In the dark ages before the Internet, we lived in a seller-driven economy. People were only aware of what was at their local market, so they had limited choices. People relied on advertising and word-of-mouth to learn about new products and services. Companies would create new products based on not much more than a Don Draper-esque hunch and a few focus-groups, then blast them into the world with very little targeting by today’s standards. Companies could succeed through the sheer brute-force of mass marketing and advertising. If Gillette made a new razor, people would likely buy it because of how often they saw it advertised and how few competing products there were on shelves.

In this seller-driven economy reaching a mass market was really only possible for large companies like Unilever, Proctor and Gamble, and Coca-Cola that could spend millions on national advertising campaigns. Today, some startup down the street can make a Google ad in five minutes that can reach a huge (and highly targeted) audience for a fraction of that cost. And that’s not even counting all the ways to reach people on social media. Just look at how rapidly Dollar Shave Club has grown, gobbling up Gillette’s market share with a fraction of their advertising budget. Now you see Gillette offering razor subscriptions to compete with the little guy. This wouldn’t have been possible without the power of the Internet.

The Internet has given consumers access to nearly any product, anywhere in the world, at any time. This access to the “long tail” of products and services has shifted the landscape and created a buyer-driven economy. People now have access to niche products which satisfy their specific wants and needs. As this trend continues and more options become available to buyers, sellers face increased pressure to create products that people will not only buy and use, but actually love.

The good news is the Internet has also given companies access to previously invisible groups of customers. The long tail goes both ways.

The challenge is no longer finding and reaching your customers—it’s understanding them. What are their needs and wants, pains and fears? To build a successful business you must intimately understand your customers because they are the ones driving today’s economy forward. Don’t be afraid to get really specific about who your target customer is. As the saying goes, there are riches in the niches.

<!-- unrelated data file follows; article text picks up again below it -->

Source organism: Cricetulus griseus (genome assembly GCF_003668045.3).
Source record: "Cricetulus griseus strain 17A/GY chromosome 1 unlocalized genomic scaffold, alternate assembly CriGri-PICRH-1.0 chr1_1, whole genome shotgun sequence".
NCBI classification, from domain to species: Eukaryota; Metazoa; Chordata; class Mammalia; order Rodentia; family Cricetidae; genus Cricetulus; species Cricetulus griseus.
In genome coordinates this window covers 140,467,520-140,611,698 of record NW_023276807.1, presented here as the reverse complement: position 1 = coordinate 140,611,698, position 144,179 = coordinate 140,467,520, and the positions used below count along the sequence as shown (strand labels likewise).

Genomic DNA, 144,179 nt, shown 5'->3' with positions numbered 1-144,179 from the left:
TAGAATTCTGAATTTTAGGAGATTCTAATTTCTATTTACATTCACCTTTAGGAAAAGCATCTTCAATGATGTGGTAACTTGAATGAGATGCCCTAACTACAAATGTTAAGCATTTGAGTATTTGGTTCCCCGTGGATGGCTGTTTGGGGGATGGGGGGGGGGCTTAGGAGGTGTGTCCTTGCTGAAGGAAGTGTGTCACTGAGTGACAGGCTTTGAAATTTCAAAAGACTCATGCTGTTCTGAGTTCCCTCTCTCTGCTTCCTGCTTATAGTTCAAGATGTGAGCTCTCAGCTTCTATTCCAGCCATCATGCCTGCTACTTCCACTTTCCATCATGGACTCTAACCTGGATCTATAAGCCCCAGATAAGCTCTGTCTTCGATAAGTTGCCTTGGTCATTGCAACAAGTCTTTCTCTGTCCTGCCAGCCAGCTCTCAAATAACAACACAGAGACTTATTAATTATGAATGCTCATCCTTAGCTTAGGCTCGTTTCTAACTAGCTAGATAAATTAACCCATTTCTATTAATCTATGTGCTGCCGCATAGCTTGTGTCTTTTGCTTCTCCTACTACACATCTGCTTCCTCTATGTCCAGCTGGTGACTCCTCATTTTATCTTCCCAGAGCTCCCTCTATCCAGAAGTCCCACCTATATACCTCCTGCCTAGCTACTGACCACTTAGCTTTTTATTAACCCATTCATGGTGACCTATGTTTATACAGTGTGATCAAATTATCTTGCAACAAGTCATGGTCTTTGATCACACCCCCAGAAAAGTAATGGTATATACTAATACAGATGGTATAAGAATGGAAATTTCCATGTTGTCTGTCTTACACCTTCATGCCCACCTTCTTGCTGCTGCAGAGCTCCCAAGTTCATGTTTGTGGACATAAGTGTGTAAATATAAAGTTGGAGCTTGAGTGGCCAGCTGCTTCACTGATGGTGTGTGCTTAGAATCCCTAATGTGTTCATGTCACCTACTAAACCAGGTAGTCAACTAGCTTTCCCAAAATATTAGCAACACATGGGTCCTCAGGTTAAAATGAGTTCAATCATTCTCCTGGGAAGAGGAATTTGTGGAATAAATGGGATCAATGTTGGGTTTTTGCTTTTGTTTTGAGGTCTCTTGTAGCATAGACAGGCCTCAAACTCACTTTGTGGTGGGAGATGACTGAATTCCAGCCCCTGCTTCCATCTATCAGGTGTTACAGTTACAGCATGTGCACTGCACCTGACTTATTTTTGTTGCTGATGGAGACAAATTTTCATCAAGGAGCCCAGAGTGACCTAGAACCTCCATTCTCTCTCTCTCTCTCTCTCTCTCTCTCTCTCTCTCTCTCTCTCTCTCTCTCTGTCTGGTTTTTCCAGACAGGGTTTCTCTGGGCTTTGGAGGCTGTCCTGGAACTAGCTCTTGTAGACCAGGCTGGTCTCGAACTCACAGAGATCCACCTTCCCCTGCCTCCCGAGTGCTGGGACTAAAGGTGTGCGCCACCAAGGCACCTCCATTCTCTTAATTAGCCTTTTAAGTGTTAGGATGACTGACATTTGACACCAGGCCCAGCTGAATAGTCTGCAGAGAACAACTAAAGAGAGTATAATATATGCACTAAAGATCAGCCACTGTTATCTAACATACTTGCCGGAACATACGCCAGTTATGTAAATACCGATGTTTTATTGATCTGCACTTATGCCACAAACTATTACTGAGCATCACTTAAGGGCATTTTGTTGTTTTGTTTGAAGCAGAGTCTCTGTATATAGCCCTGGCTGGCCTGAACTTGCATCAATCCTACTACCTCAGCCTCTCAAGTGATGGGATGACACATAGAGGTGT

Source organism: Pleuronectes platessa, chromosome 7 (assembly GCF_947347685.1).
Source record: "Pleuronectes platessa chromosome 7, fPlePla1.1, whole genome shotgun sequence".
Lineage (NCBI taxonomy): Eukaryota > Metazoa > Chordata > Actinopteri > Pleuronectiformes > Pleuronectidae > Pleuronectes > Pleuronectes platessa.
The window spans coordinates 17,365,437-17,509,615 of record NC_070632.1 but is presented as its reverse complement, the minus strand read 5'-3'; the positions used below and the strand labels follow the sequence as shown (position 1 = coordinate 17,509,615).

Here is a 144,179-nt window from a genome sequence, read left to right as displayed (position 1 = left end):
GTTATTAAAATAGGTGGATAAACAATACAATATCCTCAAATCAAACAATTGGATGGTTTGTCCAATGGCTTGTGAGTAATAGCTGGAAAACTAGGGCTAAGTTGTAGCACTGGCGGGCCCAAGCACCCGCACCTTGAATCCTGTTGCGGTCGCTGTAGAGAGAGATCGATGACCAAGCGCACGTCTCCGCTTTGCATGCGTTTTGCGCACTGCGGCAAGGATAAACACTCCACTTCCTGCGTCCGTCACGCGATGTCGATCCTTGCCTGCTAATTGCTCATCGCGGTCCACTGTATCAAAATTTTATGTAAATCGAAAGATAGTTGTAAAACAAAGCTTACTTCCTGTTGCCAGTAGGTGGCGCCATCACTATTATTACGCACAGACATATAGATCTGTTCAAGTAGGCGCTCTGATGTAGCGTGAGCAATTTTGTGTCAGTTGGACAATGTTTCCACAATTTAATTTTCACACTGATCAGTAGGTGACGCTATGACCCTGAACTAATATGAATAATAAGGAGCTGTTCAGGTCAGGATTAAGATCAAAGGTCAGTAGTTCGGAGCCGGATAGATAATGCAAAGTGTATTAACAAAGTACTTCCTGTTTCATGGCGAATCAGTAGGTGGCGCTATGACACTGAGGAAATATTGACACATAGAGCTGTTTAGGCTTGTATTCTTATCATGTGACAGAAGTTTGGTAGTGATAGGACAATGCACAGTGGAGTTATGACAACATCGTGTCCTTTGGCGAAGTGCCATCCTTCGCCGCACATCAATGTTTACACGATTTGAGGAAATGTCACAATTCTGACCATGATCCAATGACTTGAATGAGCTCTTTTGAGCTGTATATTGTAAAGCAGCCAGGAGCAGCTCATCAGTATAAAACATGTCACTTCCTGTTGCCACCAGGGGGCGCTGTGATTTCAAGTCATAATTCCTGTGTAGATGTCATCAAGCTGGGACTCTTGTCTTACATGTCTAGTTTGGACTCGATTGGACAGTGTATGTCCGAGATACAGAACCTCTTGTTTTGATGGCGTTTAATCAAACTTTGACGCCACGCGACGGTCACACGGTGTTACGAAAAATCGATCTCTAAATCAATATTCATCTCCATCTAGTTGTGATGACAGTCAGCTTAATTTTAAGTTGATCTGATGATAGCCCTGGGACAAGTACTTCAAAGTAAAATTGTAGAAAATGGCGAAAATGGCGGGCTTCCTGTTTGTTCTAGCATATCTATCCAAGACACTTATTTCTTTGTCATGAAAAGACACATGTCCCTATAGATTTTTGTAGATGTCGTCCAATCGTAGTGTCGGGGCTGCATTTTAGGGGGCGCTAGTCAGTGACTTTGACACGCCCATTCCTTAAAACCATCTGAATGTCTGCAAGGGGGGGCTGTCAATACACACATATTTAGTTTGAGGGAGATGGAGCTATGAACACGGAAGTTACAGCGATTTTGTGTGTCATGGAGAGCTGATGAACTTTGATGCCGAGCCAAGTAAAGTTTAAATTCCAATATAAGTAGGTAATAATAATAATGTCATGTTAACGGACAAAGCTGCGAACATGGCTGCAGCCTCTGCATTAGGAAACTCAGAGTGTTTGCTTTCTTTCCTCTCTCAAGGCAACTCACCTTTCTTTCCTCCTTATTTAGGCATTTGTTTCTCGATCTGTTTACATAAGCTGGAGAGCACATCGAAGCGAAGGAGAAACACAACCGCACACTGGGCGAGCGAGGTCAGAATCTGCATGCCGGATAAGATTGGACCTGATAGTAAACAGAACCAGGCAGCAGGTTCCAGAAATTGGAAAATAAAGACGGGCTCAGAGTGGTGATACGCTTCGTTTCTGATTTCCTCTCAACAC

Scaling is another matter. 
Lyft, WeWork, and the like have done a great job of "Blitzscaling", or rapidly growing their user base. This strategy of prioritizing growth before profits has worked for many companies in the past (just look at $AMZN). But the Internet was different then. Despite the speed at which the newest breed of unicorns are scaling, they are struggling to attract new users and keep the ones they have. As the Economist writes...

"Because the unicorns’ markets are contested, margins have not consistently improved, despite fast-rising sales. Managers are terrified of cutting their vast marketing spending, for fear of losing customers. Many firms are scrambling to develop ancillary products to try to make money from their users. And without deep moats around their businesses a permanent question-mark hangs over the unicorns: if Uber really is worth $100bn, after investing only $15bn or so, why wouldn’t its rivals keep trying their luck, or an established tech giant be tempted in?"

These companies have proven that with enough money you can identify, attract, and acquire massive numbers of customers. But can you keep them happy? This will come down to how well they intimately understand the needs of these customers.

In the buyer-driven economy, people can switch between Lyft and Uber, AirBNB and Marriott, or Home Depot and Lowe's with a single tap. What keeps people brand loyal is more than price, it's value. How well you understand the customer and their specific pains and needs will drive how much value you can create for them.

Full Article on The Economist